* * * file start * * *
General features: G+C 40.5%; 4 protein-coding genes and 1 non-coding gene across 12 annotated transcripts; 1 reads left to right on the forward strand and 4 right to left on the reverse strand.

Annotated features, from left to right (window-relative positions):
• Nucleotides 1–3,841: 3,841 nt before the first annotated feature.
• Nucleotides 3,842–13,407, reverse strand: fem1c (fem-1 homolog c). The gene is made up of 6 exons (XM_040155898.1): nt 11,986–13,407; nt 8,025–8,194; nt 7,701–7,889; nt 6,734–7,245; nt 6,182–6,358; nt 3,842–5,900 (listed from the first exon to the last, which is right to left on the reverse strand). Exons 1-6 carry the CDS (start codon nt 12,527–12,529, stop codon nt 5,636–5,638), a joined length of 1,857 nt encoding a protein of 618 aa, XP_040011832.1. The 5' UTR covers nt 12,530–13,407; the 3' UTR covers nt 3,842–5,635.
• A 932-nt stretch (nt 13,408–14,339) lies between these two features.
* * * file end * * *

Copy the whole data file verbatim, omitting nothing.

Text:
General features: G+C 40.5%; 4 protein-coding genes and 1 non-coding gene across 12 annotated transcripts; 1 reads left to right on the forward strand and 4 right to left on the reverse strand.

Annotated features, from left to right (window-relative positions):
• Nucleotides 1–3,841: 3,841 nt before the first annotated feature.
• Nucleotides 3,842–13,407, reverse strand: fem1c (fem-1 homolog c). The gene is made up of 6 exons (XM_040155898.1): nt 11,986–13,407; nt 8,025–8,194; nt 7,701–7,889; nt 6,734–7,245; nt 6,182–6,358; nt 3,842–5,900 (listed from the first exon to the last, which is right to left on the reverse strand). Exons 1-6 carry the CDS (start codon nt 12,527–12,529, stop codon nt 5,636–5,638), a joined length of 1,857 nt encoding a protein of 618 aa, XP_040011832.1. The 5' UTR covers nt 12,530–13,407; the 3' UTR covers nt 3,842–5,635.
• A 932-nt stretch (nt 13,408–14,339) lies between these two features.